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We Write Ourselves Into Existence

December 7, 2010

In addition to the obvious layout changes, I noticed two additions to the new Facebook profile: Books and Sports. One could take me hours to fill out, the other, I have no need for.

Did you guess which is which? Yeah? Well, come to think of it, thanks to GoodReads, I don’t have much need for filling out the Books one either, but it looked so blank there between Lyle Lovett and Toy Story 3 that I decided to add the latest book I read, The Book Thief, just to provide some mortar.

Filling out my new profile got me thinking how true these things can manage to be. It – and a certain monumental act of creation slated to take place before my mom and I hit MetroNorth back into the city in a few short hours – have me thinking about the spaces between how we represent ourselves online and who we really are.

My task tomorrow is to help my mother complete her Facebook profile. She finally joined (Is that the word?) on my birthday a couple of weeks ago, and in response to her last abandoned attempt to move beyond a profile picture and accepting a couple of friend requests, my eight-year-old niece had this to say, “Nana, I don’t think you’re ready for Facebook.”

My mom is 67, and as I think about the time we spent together today, I can’t help but wonder how she might have encapsulated it on Facebook.

“Played soccer for the first time in my life with my three-year-old grandson and a beach ball in my daughter’s kitchen in Connecticut.”

“Elisio and I made a tent on the couch with a sheet just like I did with Angie when she was this little.”

“Reminisced with everybody at the table after supper about picking worms off tobacco plants and pulling honeycombs dripping out of the hive. Nine kids on 400 acres, coal heated irons, stolen watermelons, winter beets, and new shoes when the cotton crop was in.”

But no, that would be me writing her story, my version of her today. Yet in some ways that’s what she’s asking me to do by requesting my help to fill out her Facebook profile. And if David Weinberger is right that “we write ourselves into existence” online, there may be more to it than that.

Over dinner and after it, I listened to the kind of memories she’d rarely shared with my sister and I when we were growing up. Beyond repeated snatches here and there like, “It was so cold some nights we piled dirty clothes on top of the quilts to keep warm,” I guess she was too busy moving away from that other life to look back. She was fully occupied moving us toward our lives, the ones we’re living right now, where we’re of course hoping for our versions of better for our own kids.

As we cleared the table, I wondered if she would like to post the photo she picked up this afternoon from Elisio’s dresser and showed to my mother-in-law, the photo that started the whole conversation, I suppose. If that picture were on Facebook, how many of her eight brothers and sisters – standing there in front of a clapboard farmhouse, toeheaded and barefoot as she’s always described them – would she be able to tag?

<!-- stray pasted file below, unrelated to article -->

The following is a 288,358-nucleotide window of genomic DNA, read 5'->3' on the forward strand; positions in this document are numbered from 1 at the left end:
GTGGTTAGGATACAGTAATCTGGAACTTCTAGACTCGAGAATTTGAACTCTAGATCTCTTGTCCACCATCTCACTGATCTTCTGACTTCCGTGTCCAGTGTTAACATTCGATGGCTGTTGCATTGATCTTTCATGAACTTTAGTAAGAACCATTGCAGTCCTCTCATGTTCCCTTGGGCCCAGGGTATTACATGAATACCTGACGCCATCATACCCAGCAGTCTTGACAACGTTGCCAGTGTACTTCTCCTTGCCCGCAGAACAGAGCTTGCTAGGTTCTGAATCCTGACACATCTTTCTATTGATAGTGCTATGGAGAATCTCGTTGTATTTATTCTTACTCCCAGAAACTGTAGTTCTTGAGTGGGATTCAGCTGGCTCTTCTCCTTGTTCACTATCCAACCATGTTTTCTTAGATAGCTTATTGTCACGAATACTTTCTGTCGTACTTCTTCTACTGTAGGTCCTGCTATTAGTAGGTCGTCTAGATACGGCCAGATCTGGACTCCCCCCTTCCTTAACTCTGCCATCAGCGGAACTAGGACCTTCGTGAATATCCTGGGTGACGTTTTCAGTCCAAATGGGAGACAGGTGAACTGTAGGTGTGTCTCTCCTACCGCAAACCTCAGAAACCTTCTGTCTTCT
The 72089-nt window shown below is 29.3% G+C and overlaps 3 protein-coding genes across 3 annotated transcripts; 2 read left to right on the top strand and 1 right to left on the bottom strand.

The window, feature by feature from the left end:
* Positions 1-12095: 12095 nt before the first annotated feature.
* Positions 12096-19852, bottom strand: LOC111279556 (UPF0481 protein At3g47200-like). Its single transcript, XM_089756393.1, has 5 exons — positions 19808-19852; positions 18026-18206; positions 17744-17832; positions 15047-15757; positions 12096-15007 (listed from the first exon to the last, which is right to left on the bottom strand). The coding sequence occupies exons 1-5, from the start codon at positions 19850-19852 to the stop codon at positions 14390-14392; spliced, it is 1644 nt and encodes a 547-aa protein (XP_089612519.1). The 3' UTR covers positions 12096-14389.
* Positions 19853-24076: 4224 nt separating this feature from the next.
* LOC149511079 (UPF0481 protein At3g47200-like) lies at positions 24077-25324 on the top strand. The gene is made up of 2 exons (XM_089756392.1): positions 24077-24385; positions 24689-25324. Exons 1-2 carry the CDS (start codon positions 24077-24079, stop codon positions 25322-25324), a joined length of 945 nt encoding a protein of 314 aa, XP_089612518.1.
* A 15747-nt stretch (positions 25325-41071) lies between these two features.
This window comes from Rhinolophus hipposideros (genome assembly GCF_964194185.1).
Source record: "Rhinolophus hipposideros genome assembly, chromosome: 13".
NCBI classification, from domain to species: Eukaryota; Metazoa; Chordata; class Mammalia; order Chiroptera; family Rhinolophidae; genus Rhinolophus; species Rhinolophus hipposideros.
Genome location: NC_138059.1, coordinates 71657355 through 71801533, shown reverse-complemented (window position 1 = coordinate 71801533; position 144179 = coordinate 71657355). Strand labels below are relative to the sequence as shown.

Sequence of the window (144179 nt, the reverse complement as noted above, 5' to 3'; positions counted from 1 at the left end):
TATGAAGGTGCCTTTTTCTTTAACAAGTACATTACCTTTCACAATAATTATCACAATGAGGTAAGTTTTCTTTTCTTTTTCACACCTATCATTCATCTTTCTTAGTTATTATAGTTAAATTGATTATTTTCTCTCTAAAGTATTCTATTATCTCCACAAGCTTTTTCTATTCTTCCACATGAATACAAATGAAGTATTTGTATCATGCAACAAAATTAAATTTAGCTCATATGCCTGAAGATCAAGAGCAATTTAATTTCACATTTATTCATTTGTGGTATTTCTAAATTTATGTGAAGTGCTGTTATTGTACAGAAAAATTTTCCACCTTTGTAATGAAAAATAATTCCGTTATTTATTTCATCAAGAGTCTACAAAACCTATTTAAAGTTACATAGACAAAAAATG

“It was like that for me too,” my Colombian mother-in-law said several times, and I got the impression that everything she did understand, she really understood, in a way I couldn’t: the warm thickness of milk right out of a cow, sharing the hard work of a household with her sisters. Colombia and Tennessee occupied the same geography of memory for a moment, and the journey up and out of labor was shared too. It was not something the few letters I may type in the boxes for my mother’s hometown and current city tomorrow morning will be able to reflect.

The employment section won’t be able to do my Momma justice either. It might leave space for her as a Kresgie’s shopgirl, but it won’t reflect the fact that she sat at a segregated counter with a boss who ate his apple pie before his lunch. It might not be immediately clear that she spent time on other side of the counter, too, a few years later, fielding the flirtations of Atlanta’s emerging black politicians – and my father – at the Old Hickory House.

Under relationship, would I be right to categorize it as “It’s complicated” when it comes to the two of them these days? What movies, tv shows, books, and activities will she want to add when we sit down together in front of the computer screen tomorrow? If I tried to complete this profile for her right now, would I know how? Do I know her well enough to know what to write?

Or is that always a presumption? She’s always known me, since before the day 34 years before she signed up for Facebook, but what will she think when she discovers this blog? Would she be able to guess which moments – today or from all my days – have mattered most to me?

She brought me into existence in the only way that is real. Tomorrow I suppose we will write her into existence online. I can’t wait to see what she’s going to say.

nly half understood, I assume, by the others at the table due to the barriers of age and language that seemed to free her to pour out memories in a way I’ve never heard before.
3 Comments leave one →
  1. December 7, 2010 9:58 am

    The best you can do is “rise up and call her blessed.” I lookforward to discovering her on FB.

  2. Ray Henderson permalink
    December 7, 2010 10:49 am

    Your mother is an incredible lady who I love very much

  3. January 15, 2011 10:48 am

    How beautiful and moving! So glad to have found you here, Angie! 🙂

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